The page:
Another traditional model from the Patek Philippe manufacture is the “Officer” style watch. Its origins date back to the first world war, during which small pocket watches with a hinged back cover were transformed into wristwatches, which were much easier to read in the heat of battle. Originally conceived for officers, these watches kept their designation when they transitioned to “civilian” life. Ever since, Patek Philippe has given certain high-ranking models a discreet cover to protect their transparent case back (which is also perfect for any type of personalised engraving). You may think that it’s quite an easy task to produce a hinged cover according to the normal industry standards. Far from it. In the case of the new Calatrava Reference 5227, in fact, it is a veritable artisanal challenge. Because the new “treasure” in the Calatrava collection is fitted with an “Officer” type hinged cover, bringing together in one timepiece two of Patek Philippe’s purest expressions of watchmaking.
The importance of the case
When the connoisseur thinks of Patek Philippe, he often considers above all the excellence of its mechanical movements. But he also knows that the case is equally important. A watch is an ensemble and the production of cases, their design, construction and finishing have always been treated with the same rigour by the watchmakers at Patek Philippe.
For a long time, long before all the workshops that were spread across Geneva were brought together in a huge manufacture, Patek Philippe has had control of all the operations and professions involved in designing and manufacturing cases. They are cold stamped in solid metal in hydraulic presses that exert pressures of several tonnes, then “sculpted” by dies and punches developed within the manufacture. The laborious manual polishing operations that follow are also done internally. But in the specific case of the Officer watches, the production of the delicate hinges used on the cover requires different production methods, high-tech for the precision of the components and manual for their adjustment, which is done to a thousandth of a millimetre. This is all the more important, given that the remit was to imagine, conceive and produce a Calatrava with a particularly thin case and a sapphire crystal back fitted with a cover whose hinge remains totally invisible.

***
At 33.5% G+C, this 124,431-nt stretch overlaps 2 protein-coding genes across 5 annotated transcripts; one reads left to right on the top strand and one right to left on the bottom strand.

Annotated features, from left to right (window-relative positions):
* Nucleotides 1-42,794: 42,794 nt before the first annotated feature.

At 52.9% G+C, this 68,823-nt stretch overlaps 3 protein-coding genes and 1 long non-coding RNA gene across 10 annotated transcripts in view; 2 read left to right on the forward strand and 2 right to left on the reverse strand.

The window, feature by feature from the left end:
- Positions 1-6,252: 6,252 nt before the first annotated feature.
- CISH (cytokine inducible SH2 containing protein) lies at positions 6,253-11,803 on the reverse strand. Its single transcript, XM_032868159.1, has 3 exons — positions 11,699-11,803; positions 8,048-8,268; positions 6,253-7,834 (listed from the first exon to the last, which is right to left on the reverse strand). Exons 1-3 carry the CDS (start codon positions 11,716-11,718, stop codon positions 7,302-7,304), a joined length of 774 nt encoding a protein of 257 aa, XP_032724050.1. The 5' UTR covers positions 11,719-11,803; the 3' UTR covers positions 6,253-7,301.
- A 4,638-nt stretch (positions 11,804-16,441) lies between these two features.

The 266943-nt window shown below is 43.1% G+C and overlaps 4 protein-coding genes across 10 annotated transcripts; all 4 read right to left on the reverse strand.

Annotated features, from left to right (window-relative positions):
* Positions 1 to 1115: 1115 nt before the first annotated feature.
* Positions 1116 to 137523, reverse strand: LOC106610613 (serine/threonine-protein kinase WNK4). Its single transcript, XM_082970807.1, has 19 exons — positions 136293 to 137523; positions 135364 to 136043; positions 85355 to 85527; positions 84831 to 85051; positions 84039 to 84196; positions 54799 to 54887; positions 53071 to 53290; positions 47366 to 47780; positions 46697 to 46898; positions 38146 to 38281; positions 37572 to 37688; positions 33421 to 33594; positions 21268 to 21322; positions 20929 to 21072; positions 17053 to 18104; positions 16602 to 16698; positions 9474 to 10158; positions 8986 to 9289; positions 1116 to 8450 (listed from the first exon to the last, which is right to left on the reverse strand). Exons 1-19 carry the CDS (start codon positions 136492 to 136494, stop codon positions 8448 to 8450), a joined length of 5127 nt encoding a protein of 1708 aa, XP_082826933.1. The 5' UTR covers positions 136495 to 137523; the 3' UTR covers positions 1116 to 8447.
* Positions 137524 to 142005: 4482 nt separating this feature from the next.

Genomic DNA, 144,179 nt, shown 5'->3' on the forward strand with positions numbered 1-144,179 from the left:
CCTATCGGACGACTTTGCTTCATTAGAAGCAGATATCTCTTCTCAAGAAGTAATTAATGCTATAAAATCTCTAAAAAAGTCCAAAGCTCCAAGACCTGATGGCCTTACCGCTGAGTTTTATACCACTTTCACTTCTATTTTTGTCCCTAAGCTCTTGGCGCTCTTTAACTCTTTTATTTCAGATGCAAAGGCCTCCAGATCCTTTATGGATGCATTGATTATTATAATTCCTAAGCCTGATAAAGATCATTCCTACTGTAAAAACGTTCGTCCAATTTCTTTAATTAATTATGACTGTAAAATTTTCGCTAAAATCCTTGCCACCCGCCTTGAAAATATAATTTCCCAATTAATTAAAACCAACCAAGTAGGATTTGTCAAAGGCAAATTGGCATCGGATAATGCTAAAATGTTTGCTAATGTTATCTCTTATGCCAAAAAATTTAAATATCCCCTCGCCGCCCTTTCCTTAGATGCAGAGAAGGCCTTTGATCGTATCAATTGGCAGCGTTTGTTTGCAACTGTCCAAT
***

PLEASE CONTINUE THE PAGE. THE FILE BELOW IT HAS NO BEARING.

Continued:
Calatrava Reference 5227
The new Calatrava Reference 5227 comes in a round—of course—case with a 39mm diam- eter, stamped in 18-carat gold. From the front, it has a face of the most refined sobriety, enhanced by a smooth bezel with a slightly concave profile and curved lugs. Under a slightly domed sapphire crystal, its cream lacquered dial is a model of readability and uncluttered elegance. The space is punctuated only by applied “bâton” style hour markers in gold between the small gold dots of the minute track. A date display at 3 o’clock is framed by a window whose frame is cut out of gold. Two facetted gold “dauphine” type hands indicate the hours and minutes, while a slender hand with a counterweight beats out the rhythm of the seconds.
From the side, the case shows fine curved grooves that look as if they have been cut out of the solid gold with a gouge and then painstakingly polished. But the flat profile of the case, which is only 9.24mm thick, shows no hint of a back cover concealing the sapphire crystal. You can barely see, under the crown, the small “ear” to open the cover! The invisible hinge, as modest as it may seem, is in fact the result of great craftsmanship. Machining the components and adjusting the cover require more than just microscopic precision. Its assembly requires patience, dexter- ity and know-how to ensure that, once the cover is closed, there is no visible join. And astonishing as it may seem, this also requires good hearing, to make sure that closing the cover gives the required “click”, characteristic of the well-made mechanism.
An avant-garde motor